Jo, I cannot argue with your observation.  In my experience, when observation appears contradictory to theory, it usually means that there are more than one thing happening, and the one with the biggest influence may not be the suggested theory.  It is then important to look more closely at what is going on.  For example, the heat gain or loss mentioned above, or thermal expansion at steam temperatures might be changing clearances.  Could you please tell us more about the differences you see?  The point is often mentioned and there will be a lot of learning in that for us all.

Paul, your question is the big one that brings us to the purpose of this thread, how do they really work?  This post is already too long, I will start another.

MJM460
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Offline Jo

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Re: Talking Thermodynamics
« Reply #1 on: May 11, 2017, 12:54:42 PM »
Lost me  :noidea:, lets see if I can explain things in one sentence:

When gas expands it gets colder - which chills the container (cylinder) so when using air at room temperature to run an engine the result is that the engine will be chilled and things will get tighter/harder to turn over, if you use steam it will warm the engine and things will expand, making it easier to turn over the engine.

So if you want to wear out your steam engine fast - run it on compressed air   ::).

Jo
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Offline Jasonb

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Re: Talking Thermodynamics
« Reply #2 on: May 11, 2017, 01:12:11 PM »
Jo, won't the piston also see a similar temperature change to the cylinder and the clearances stay the same assuming similar materials for both.

Offline Gas_mantle

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Re: Talking Thermodynamics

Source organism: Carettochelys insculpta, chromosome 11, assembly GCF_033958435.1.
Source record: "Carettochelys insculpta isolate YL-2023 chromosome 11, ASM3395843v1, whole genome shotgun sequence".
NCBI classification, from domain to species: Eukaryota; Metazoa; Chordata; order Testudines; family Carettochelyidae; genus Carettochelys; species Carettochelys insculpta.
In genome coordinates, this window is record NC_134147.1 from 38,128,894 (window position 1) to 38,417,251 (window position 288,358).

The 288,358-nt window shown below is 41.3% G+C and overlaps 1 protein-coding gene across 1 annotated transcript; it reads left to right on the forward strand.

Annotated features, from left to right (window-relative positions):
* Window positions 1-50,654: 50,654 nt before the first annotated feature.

« Reply #3 on: May 11, 2017, 01:19:42 PM »

When gas expands it gets colder - which chills the container (cylinder) so when using air at room temperature to run an engine the result is that the engine will be chilled and things will get tighter/harder to turn over

So if you want to wear out your steam engine fast - run it on compressed air   ::).

Jo

Surely though by using air it won't be at room temperature as it heats up during compression, the subsequent heat lost after expansion in the cylinder is simply returning things back to room temperature isn't it ?

I'm no expert but I'd expect the cylinder to remain at room temperature (albeit with other factors like friction affecting the result)


Offline Jo

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Re: Talking Thermodynamics
« Reply #4 on: May 11, 2017, 01:53:33 PM »
Ok I tried to make it too simple  :facepalm2: back to the theory....

Steam contains far more energy than air at the same pressure, this pressure is a symptom of the available heat energy in the operating gas. Were the gas is admitted into a cylinder through the whole of the stoke there would be very little difference in performance between steam or air (or even water). As soon as you cut off the supply stroke the gas expands while delivering work, so it draws on its heat content to provide the energy to do that work.